Evan M Irsrealson 
Eric David Kaplin 
Pamela A Kelly 
Stacy Ann Larimore 
Patrick Joseph Maloney 
Carole Ann McCoy 
Michael Paul McDermott 
Sandra Ng 

John Joseph O'Brien III 
Lisa Marie Olbrys-Zajac 
Mark Kenneth Richter 
Donna Lee Secular 
Beverlay A Wolff 

English 

Heather Anne Barett 
Michael B Baum 
Kerry Marie Conway 
David Adam Cooper 
Ann Margaret Cronin 
Anthony Francis Dulong Jr. 
Craig Allen Fitzgerald 
Deborah Lee Hanscom 
Cynthia Lynn Jochim 
Timothy Robert Lauer 
Elinor Theresa Moakley 
Melissa Anne Montouri 
Kathleen Ann Ohlson 




Cheri Ann Paquet 
Keri Lyn Perreault 
Ronald Douglas Perrin 
Michael Joseph Ruggieri Jr. 
Jennifer Lynn Sabadosa 
Andrey L Scott 
Karen Amrie Souza 
Christina L Trode 
Edward James Turner 
Kelle Ann Walsh 
Lance Arther Williams 

Geography 

John Anthony Grupposo 

David Edward McKearney 

History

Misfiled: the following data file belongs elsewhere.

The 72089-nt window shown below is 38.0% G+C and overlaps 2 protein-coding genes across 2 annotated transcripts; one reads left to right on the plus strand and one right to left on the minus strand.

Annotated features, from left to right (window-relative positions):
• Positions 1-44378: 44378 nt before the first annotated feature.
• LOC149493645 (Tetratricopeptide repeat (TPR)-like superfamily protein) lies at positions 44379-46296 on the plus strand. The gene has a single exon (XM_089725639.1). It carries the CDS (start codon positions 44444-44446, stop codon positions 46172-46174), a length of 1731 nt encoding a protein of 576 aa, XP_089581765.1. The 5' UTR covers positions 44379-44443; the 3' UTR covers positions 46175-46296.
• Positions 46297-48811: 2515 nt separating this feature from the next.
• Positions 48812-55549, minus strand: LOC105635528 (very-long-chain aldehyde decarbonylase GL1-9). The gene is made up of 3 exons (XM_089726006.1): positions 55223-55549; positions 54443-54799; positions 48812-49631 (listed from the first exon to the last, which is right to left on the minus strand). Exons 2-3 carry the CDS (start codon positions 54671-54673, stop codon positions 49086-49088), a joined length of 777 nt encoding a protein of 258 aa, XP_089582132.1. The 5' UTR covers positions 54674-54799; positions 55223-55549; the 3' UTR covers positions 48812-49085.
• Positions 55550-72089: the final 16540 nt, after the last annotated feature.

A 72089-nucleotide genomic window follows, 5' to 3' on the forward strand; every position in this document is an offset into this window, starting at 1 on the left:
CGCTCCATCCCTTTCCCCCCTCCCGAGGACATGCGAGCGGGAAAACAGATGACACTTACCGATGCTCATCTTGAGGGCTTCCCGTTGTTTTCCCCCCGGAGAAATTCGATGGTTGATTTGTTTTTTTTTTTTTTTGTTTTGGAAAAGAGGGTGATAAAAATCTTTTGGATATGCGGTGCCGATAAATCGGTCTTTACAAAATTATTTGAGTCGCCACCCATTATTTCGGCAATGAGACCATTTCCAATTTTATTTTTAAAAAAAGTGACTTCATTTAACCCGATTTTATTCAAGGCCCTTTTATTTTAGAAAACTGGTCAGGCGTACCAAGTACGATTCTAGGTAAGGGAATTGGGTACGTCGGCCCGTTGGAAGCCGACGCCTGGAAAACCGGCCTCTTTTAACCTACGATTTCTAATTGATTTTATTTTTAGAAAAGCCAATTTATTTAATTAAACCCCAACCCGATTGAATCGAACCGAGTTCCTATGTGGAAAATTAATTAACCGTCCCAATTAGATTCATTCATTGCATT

Deborah Grace Bergins 
James Winthrop Coburn 
Kenn Thomas Coviello 
Jonathan Blake Fuller 
Elizabeth R Hobson 
Linda M Jones 
Dorothy Ann Krause 
Hanna Agerskov Lindgren 
Eileen Barbara McDeed 
Joey Von Moretz 
Brett Mulvey 
David Ralph Rand 
Philip Thomas Van Arnam 

Liberal Studies 
Mary Lou Dixson Abbott 
Shelia Crowell 
Cheryln Frost Gates 
Diana Wise Gilman 








194 






Philip John Lentoni 
Sandra Ann Lewman 
Anthony Vitale 

Philosophy 

Eugene Joseph Arcand III 
I Karen Ann Brown 
i Raymond Milton Buck III 
I Paul James Deshler 

Jennifer Edith Wilcox 

I Politics 

Michael Davis 
I Philip Joseph Eramo Jr. 
i Donna Lynn Sutkus 
! Lisa Valerie Whealan 

I Psychology 

! Frank Joseph Amelia 

Patricia M Armstrong 

Jennifer Lynn Belden 
f Kimberly Sue Berry 

Jennifer Ann Bertolami 
y Richard Charles Botting III 

Lisa Anne Bousquet 

Linda Lee Brown 
I Elizabeth Ann Carpluk 
J Jay J Choi 
I Kristen Ann Colleran 
I Deborah A Falzone 
ft Mary M Faulk 
P Peter James Frost 
K Kimberley Payne Hannan 
L Lisa Anne Harris 
. Catherine Mary Hayes 

Gail M Heiser 




Nadine Marie Howe 
Christine L Irwin 
Michelle Fay Isenstadt 
Jacquelyn Jean Jeneral 
Virginia Leslie Keyes 
Linda Ann Kunst 
Rebecca Lynne Loomis 
Patricia Margaret MacDonald 
Jennifer Lynn Marqus